Phillis Gershator







About me



Snow jacket

It Starts

illustrated by Martin Matje

Holt, 1998

*CCBC Choice, 1999
*Braille edition
*French edition, translated by Elisabeth Guinsbourg
*Japanese edition, translated by Masayo Koike
*Working Mother, Best of '98
*Starred review, Publishers Weekly
*Paperback big book edition––14 1/2" x 17 1/2"

From the book jacket:
     What if if starts to snow?
     What do you do?
     Where do you go?

     So begins this charming question-and-answer story as each animal––from the mouse to the bear––tells us what it will do and where it will go when the snow starts to fall from the sky.
     Phillis Gershator’s lyrical text and Martin Matje’s imaginative pictures make this an ideal picture book for sharing in a cozy classroom circle, or reading under the covers when the weather gets nippy.

A little about the book:

     When I saw Holly Meade’s final, sun-filled illustrations for Rata-pata-scata-fata, I fell in love with her work. I asked her what she wanted to work on next and she said, “Snow.” So I tried to write a book about snow. My first version wasn’t successful, and Holly went on to create other books (some featuring LOVELY scenes of snow!). But I kept doing revisions on the snow theme, and thus began my connection with a wonderful editor, Christy Ottaviano. She selected Martin Matje to illustrate our snow book, the artist’s first children’s book in the United States. I had hoped to do another picture book with Martin, and one was planned, but he died at a tragically young age. His legacy includes so many terrific books filled with artwork uniquely imaginative, inventive, and witty. I feel lucky to have had the chance to collaborate with him. 

     A special song for When It Starts to Snow is included in the CD for kids titled "This Is the Day! Storysongs & Singalongs."

     For using Snow in the classroom, check out the many suggestions in the blog Speech in the Schools.

From the reviews:

“In this engaging picture book about the chain of events set in motion by a snowfall, a cluster of animals respond in rhyme to a boy’s question.... Gershator writes with a simple, lilting eloquence....French artist Matje inventively renders the winter sky in the color of hot chocolate tinted with whipped cream, a perfect evocation of both the coziness and chill of a snowy day. This striking visual element provides the backdrop for his boldly graphic characterizations...everyone, even the hulking bear, has tiny bright eyes that peer out at the audience in comic wonder. With words that roll off the tongue, pictures of charming woodland inhabitants and a dash of science, this one will have readers raring to go on a snow quest of their own.” Publishers Weekly, starred review.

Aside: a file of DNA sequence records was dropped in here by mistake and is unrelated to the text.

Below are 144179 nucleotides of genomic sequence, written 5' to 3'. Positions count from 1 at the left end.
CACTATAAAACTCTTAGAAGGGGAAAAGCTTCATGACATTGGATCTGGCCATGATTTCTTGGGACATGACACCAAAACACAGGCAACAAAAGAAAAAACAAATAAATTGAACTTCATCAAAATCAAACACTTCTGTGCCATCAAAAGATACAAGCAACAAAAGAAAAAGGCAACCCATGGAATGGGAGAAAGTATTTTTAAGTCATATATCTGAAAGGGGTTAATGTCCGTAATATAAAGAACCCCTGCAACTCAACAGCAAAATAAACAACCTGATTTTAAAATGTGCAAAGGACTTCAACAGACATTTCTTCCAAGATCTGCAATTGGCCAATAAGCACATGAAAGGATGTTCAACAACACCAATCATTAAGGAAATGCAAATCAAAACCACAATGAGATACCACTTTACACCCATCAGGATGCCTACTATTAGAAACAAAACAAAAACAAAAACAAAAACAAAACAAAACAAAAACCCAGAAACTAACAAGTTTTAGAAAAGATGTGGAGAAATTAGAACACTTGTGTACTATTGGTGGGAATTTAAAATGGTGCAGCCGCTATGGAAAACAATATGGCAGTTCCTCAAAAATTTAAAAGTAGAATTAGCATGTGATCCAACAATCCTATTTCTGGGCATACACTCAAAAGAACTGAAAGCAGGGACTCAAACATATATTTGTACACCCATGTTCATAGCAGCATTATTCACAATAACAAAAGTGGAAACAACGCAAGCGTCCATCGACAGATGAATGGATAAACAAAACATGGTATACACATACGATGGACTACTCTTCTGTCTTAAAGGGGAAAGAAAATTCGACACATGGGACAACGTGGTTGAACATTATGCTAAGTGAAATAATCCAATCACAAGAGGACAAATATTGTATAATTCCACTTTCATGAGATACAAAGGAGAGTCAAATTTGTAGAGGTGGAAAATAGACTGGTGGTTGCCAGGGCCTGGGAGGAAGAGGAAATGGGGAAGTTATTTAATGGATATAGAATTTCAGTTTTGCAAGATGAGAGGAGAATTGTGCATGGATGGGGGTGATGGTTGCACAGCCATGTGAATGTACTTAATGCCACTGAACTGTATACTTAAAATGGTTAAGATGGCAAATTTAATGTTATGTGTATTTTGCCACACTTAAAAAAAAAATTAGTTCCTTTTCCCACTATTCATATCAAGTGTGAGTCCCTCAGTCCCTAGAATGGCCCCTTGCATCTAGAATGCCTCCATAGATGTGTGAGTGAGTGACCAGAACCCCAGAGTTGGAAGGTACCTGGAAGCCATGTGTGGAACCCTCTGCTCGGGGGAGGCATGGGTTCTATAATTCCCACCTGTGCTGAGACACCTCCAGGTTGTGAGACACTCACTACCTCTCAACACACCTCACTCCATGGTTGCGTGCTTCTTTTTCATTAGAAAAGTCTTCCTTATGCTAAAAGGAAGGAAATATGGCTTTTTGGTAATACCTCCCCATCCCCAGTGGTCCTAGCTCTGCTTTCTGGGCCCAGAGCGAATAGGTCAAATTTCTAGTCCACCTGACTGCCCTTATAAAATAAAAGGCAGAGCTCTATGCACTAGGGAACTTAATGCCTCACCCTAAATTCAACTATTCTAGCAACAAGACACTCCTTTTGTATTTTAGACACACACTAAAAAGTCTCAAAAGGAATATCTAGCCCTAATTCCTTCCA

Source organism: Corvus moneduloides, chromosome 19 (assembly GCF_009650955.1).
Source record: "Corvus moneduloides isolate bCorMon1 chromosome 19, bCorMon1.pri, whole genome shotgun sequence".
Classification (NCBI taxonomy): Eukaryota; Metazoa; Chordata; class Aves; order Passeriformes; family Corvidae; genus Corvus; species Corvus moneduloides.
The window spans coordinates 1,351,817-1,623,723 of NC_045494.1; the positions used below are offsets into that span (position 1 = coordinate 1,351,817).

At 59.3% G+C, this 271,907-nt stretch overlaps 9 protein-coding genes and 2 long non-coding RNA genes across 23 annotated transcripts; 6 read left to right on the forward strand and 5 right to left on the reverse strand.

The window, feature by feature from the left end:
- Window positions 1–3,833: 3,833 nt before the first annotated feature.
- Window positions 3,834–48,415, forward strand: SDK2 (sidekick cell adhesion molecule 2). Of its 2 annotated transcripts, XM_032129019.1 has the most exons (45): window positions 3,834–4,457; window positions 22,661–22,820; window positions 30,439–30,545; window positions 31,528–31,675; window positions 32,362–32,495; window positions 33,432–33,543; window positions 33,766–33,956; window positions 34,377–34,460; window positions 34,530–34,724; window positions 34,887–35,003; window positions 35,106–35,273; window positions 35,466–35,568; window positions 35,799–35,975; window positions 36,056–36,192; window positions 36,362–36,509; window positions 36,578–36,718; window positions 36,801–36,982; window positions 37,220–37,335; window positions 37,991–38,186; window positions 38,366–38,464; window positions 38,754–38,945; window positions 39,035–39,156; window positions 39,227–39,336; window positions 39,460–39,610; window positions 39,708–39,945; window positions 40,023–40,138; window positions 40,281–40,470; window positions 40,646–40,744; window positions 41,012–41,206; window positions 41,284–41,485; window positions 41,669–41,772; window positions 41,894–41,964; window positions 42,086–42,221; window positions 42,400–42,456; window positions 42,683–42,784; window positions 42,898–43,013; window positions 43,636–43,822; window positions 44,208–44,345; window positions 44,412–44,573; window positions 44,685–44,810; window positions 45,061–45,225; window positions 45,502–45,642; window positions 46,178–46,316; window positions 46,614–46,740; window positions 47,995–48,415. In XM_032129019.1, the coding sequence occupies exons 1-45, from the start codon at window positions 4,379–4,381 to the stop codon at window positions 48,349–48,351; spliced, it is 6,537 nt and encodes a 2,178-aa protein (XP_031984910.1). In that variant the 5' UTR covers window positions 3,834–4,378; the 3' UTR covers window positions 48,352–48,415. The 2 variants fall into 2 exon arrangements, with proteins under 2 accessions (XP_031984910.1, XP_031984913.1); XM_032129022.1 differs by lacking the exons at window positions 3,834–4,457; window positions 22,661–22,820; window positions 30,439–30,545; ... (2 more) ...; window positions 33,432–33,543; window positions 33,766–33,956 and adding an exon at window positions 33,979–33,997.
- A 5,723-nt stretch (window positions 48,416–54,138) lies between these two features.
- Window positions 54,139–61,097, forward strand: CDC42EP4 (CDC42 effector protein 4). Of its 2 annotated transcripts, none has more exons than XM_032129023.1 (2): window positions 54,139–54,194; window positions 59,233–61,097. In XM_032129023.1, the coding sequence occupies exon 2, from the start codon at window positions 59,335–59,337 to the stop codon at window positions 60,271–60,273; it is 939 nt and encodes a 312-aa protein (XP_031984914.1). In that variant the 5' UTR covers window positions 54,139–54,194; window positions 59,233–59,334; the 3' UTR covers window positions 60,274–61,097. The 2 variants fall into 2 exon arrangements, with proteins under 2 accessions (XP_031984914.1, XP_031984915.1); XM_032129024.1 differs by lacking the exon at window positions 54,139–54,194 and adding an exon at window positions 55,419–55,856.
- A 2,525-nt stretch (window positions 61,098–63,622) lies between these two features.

“Matje’s illustrations lead the eye from one scene to the next in a kind of flow, out the door, over the ice, to the pond, into the forest, and back to the house....The text has a rhyming, rhythmical pattern with enough repetition to be read easily by beginners. this is a charming book to read aloud with the younger set, in anticipation of the change from fall to winter. The rhyming, repetitive text gives a rolling rhythm while reinforcing concepts of seasonal change and animal behavior--such as migration, coloration, and hibernation.” Five Owls, selected title

“In simple rhymes and soothingly rhythmic language, common animals describe, in succession, their responses to falling snow.... Matje, a French illustrator, makes his American debut with uncluttered gouache scenes of simply drawn creatures, seen through a mild, fluffy snowfall. Although the text is longer here, the mood and simplicity of expression recall Ezra Jack Keats’ The Snowy Day (1962) and Ruth Krauss’ The Happy Day (1949).” Booklist

“The bright white snowflakes are satisfyingly fat and ever-present, and the child’s glee in the ‘brand-new snow/coming down/coming down’ is contagious....a cozily satisfying lapsit for the toddler fascinated by both snowflakes and animal noises.” Bulletin of the Center for Children’s Books

"...another great title for looking at how winter weather affects animals and people differently. As a young boy excitedly roams in the building snow, he asks each animal he encounters "What do you do? Where do you go?" There's a different answer from everyone, but all are looking for a warm place to wait out the chilliness. From the rooster crowing in the barn rafters to the bear heading for his den, everyone has a plan for when the snow flies. And that includes our hero, who is so thrilled by the presence of the white stuff that he can't sleep! This one's for the kiddo in all of us, spellbound by the sight of the whiteness building and drifting just outside our windows."
Sprout's Bookshelf